"I would if I had enough money", is your response to that dream. Well, it's time to come out of dreamland, and into the world of Solosport. Solosport is a highly accessible and affordable alternative to road racing, and as a result, it is one of the fastest growing forms of motor sport in North America.
There are three types of Solosport events sanctioned by CACC but Autoslalom (also known as Solo II or Autocross) is the most basic but largest segment of Solosport events. In fact, autoslalom is second only to drag racing in amateur participation. Events are held on large paved areas (parking lots or airport runways). The course is formed by setting up pylons (traffic cones) to form a miniature racing circuit. Competitors take turns negotiating the course as quickly and smoothly as possible without knocking down pylons. There is no wheel-to-wheel racing or passing since cars are released on the track one at a time and maintain a safe distance from each other.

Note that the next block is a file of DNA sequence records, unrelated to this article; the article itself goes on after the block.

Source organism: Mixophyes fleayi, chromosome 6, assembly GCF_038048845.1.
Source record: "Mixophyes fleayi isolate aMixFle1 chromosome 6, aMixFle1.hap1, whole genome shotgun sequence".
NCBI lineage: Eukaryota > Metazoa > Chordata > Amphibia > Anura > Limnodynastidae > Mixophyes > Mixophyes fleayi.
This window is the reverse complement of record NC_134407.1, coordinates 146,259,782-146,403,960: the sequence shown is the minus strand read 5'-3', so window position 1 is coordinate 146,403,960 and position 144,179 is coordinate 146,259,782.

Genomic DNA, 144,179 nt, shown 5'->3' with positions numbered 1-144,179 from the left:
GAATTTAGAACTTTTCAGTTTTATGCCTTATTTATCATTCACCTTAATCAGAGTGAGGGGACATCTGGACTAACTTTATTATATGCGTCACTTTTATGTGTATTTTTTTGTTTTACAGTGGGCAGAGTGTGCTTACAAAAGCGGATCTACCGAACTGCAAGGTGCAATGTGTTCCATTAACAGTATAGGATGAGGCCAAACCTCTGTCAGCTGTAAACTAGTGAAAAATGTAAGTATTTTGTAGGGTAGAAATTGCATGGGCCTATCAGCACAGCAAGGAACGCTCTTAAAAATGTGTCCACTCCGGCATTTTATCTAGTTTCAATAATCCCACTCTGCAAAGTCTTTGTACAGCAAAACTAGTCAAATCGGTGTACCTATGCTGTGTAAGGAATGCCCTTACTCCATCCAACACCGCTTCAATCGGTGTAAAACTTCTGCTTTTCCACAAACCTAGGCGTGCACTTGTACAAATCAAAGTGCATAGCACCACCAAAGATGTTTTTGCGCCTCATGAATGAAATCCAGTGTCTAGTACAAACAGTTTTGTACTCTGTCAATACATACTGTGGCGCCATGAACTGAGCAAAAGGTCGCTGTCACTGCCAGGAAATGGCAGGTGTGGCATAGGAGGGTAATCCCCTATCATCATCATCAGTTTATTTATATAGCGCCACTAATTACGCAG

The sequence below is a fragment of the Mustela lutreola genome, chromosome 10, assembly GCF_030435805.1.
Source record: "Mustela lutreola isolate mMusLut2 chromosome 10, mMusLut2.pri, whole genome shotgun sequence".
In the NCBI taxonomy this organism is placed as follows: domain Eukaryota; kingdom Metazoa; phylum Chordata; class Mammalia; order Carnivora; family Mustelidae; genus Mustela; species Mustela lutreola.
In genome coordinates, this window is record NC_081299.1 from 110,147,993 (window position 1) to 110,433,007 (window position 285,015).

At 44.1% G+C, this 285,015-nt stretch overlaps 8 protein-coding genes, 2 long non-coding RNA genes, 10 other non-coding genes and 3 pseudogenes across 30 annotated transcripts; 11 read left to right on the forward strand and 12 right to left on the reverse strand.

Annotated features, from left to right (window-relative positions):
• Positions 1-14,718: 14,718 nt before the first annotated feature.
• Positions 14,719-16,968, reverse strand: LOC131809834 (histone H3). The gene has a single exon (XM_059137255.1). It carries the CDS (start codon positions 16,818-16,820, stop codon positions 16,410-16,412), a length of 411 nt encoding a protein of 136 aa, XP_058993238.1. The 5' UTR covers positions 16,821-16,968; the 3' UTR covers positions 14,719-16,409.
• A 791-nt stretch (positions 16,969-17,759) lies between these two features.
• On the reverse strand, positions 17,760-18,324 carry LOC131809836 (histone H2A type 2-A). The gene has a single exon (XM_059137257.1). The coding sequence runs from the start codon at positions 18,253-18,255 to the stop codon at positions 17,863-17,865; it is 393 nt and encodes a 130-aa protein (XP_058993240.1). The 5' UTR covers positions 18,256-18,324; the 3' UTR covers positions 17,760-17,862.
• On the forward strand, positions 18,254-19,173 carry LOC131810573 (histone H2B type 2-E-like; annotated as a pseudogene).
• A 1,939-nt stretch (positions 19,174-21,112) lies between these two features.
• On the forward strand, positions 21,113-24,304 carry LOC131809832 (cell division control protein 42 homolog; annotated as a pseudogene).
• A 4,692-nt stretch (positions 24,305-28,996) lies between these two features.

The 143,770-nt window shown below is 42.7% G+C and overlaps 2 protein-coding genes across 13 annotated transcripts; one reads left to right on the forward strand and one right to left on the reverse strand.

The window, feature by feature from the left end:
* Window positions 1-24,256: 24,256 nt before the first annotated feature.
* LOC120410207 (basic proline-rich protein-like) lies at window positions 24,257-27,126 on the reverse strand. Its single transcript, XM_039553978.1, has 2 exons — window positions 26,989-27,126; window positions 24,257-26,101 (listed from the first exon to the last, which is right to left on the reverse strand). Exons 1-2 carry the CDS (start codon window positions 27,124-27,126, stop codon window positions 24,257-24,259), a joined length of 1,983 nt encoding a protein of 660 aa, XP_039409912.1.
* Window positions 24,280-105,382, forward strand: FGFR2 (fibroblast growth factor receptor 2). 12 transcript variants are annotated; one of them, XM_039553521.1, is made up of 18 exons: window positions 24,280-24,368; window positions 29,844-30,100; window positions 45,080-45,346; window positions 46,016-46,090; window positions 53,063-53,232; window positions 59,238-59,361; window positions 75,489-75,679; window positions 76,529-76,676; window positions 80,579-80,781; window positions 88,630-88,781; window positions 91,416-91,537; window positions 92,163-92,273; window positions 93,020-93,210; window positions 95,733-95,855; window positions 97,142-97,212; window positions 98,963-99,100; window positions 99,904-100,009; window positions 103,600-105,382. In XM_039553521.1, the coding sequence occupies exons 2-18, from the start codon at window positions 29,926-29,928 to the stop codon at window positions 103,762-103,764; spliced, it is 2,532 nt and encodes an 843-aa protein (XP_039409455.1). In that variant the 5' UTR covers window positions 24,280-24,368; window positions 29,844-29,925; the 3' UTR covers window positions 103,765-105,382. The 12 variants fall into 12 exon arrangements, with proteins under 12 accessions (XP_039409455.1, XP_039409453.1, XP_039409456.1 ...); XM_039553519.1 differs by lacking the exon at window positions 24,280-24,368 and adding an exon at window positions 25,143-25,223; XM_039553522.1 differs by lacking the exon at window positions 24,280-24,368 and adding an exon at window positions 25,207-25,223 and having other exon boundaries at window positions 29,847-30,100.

Autoslalom is an excellent way to develop and hone car control skills. Car control is the important factor, not the most powerful or most expensive vehicle. New competitors are eligible for a Novice Autoslalom Licence and must compete in more than 3 events prior to the current competition year before being upgraded to a Senior Autoslalom Licence.
Several clubs offer driving courses for both new and experienced drivers. Check the Affiliates page for a list of clubs and their web sites.
The CACC affiliate clubs host a Regional Championship Series made up of 3 or more events culminating in a two-day BC Championship event.
The Canadian Autoslalom Championship (CAC) is held in a different Canadian region each year. The best drivers in the country travel to the CAC event to vie for the title of national champion. Competitors from BC also travel to the US to compete in SCCA Regional Events, the SCCA ProSolo series, and the SCCA National Championships in Topeka, Kansas.